Two former Goldman Sachs Group Inc. traders in Hong Kong are raising money to lend to financially strapped borrowers, including the growing number of down-on-their-luck Chinese property tycoons.
(Bloomberg) — Two former Goldman Sachs Group Inc. traders in Hong Kong are raising money to lend to financially strapped borrowers, including the growing number of down-on-their-luck Chinese property tycoons.
Raymond Chan, most recently co-head of Oaktree Capital Management’s Asia distressed debt business, will be chief investment officer at Blue Mountain Bridge Capital Ltd.’s new fund. He started at the firm, created by his former Goldman colleague Jenny Sun, this year. The two plan to raise $250 million from family offices and wealthy individuals, with as much as half of that expected to close by the end of December.
They’re hoping to cash in on the many Chinese property developers whose owners are having “a hard time borrowing from traditional banks,” Chan said in an interview. “That’s where we see a lot of these Hong Kong opportunities.”
Blue Mountain Bridge is the latest private credit money manager to fill the void as banks scale back lending and delinquencies rise with elevated interest rates, making it harder for companies and their founders to refinance debt. In China, where rates have remained lower, real estate developers have faced widespread financial stress following Covid-era restrictions and government crackdowns on leverage in the property industry.
Blue Mountain Bridge’s new fund will make loans with a tenure of one to three years, aiming for returns of about 20%, said Sun, who started the firm four years ago. About half of the fund’s investment will focus on Hong Kong, with the rest in Southeast Asia, Japan and India.
“We are expecting to see a distressed and special situations cycle so big and so huge in the coming two to three years,” Chan said.
Read More: Oaktree’s Asia Distressed Debt Co-Head Chan Leaves Firm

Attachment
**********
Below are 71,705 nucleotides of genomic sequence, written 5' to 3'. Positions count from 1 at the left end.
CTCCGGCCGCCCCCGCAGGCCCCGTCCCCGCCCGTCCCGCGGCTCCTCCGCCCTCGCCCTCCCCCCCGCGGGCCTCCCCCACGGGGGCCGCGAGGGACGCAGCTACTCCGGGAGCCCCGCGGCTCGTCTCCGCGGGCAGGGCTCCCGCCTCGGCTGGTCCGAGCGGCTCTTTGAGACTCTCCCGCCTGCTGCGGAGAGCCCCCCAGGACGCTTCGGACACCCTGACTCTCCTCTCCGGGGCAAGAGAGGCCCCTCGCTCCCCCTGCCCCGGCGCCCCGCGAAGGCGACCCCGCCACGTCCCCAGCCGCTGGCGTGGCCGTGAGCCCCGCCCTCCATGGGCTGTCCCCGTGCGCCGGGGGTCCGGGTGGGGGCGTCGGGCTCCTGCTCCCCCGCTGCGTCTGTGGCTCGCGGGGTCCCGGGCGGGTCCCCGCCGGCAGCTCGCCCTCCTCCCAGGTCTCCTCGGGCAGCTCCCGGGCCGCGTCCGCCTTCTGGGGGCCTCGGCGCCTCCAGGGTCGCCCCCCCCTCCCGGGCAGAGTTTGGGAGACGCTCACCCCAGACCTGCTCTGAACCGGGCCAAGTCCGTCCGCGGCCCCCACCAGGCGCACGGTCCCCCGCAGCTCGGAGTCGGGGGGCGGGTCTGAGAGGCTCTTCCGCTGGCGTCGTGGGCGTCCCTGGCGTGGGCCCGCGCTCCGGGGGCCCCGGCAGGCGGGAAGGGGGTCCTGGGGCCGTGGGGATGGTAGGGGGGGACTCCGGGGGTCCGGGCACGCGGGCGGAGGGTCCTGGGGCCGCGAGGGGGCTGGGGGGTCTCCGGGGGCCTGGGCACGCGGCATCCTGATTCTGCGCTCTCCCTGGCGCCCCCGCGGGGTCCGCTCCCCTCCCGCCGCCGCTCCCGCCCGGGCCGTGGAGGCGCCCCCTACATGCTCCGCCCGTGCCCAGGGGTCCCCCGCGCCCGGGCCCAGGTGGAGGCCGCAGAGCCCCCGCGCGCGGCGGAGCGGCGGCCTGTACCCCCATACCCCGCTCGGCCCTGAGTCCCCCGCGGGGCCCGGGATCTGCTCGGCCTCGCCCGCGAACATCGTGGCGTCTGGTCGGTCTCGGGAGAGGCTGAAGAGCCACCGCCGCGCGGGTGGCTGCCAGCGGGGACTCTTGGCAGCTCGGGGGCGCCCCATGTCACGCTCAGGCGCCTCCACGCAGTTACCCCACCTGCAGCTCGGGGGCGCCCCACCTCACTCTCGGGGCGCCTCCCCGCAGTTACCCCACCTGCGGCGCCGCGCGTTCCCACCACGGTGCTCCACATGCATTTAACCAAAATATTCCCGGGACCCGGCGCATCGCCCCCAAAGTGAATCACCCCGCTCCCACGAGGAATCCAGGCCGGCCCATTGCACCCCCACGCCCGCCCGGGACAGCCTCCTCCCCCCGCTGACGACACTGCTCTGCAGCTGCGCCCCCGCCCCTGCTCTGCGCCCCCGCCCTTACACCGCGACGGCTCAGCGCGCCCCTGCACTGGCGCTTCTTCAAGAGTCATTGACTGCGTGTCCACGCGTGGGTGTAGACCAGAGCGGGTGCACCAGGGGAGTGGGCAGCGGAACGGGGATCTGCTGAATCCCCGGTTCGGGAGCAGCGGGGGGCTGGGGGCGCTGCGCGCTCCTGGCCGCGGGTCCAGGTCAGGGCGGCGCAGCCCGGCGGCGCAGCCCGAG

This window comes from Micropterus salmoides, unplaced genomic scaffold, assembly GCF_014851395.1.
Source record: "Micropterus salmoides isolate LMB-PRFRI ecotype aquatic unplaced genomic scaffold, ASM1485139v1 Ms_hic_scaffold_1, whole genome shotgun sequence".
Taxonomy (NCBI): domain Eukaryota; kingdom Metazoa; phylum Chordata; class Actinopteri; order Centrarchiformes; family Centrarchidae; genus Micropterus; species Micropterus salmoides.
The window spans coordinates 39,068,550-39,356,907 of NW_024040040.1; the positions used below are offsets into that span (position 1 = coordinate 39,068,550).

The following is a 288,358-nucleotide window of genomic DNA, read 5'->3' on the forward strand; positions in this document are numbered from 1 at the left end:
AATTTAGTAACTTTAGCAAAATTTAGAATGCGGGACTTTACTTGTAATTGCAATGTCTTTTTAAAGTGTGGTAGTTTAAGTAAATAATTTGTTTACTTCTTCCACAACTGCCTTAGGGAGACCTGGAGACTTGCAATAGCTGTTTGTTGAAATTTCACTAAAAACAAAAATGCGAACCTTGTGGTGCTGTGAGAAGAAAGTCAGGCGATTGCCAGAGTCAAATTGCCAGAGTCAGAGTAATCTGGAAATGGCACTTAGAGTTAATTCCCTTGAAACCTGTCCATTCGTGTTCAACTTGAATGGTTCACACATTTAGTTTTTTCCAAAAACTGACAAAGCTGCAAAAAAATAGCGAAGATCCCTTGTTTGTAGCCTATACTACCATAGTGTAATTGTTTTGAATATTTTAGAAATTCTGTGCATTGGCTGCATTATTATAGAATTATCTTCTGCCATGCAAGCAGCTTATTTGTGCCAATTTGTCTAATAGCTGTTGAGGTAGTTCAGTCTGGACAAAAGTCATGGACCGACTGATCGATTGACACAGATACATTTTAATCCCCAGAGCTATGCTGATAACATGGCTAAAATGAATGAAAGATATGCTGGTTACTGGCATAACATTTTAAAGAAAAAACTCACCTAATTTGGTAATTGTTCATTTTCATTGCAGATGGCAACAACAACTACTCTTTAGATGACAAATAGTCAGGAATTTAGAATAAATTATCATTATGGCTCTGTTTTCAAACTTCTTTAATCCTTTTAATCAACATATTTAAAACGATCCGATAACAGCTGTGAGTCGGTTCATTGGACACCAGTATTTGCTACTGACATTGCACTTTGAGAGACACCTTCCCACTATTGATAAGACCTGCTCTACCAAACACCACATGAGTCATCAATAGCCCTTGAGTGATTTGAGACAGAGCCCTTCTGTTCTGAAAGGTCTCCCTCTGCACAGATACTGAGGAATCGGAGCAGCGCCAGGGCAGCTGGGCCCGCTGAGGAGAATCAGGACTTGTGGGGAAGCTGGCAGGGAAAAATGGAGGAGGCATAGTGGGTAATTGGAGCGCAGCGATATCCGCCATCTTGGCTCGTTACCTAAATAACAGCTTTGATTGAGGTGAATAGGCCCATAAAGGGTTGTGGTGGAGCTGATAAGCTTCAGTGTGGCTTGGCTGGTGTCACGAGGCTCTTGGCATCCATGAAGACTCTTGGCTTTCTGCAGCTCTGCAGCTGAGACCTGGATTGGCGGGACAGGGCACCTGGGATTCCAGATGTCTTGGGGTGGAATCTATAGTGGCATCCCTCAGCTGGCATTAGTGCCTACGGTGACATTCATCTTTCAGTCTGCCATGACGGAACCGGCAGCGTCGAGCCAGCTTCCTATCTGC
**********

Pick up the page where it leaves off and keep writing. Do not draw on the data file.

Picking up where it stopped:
Once China’s biggest developer, Country Garden Holdings Co. is grappling with a potential default and massive debt restructuring. Last week, the firm warned that it won’t be able to meet all of its future offshore payment obligations. China Evergrande Group Chairman Hui Ka Yan has seen his wealth dwindle and is now under police control.
Blue Mountain Bridge turns down about 80% of borrowers coming to it, said Sun. The distressed lender is focused on those with trophy assets, such as real estate, private jets or receivables that can be used as collateral for its senior secured lending. In default, the assets must be worth more than the loans for Blue Mountain Bridge to consider them.
Sun once worked as a trader at Goldman Sachs Principal Strategies, a proprietary trading unit at the bank. The Volcker Rule, introduced following the 2008 global financial crisis, barred banks with public money from taking risky bets with their own capital, ending that business. Led by Morgan Sze, Sun and more than 20 other colleagues left to help start Azentus Capital Management Ltd., one of the largest Asia hedge funds to be founded in the early 2010s.
At Oaktree, Chan led the firm’s investing activity across Asian real estate and non-performing loans. Before Oaktree, he had stints at Blackstone Inc. and multi-strategy asset manager Mount Kellett Capital Management LP. During the 2000s, he worked on distressed debt and non-performing loan deals at Goldman for the bank’s Asian Special Situations Group in Hong Kong, where he met Sun.
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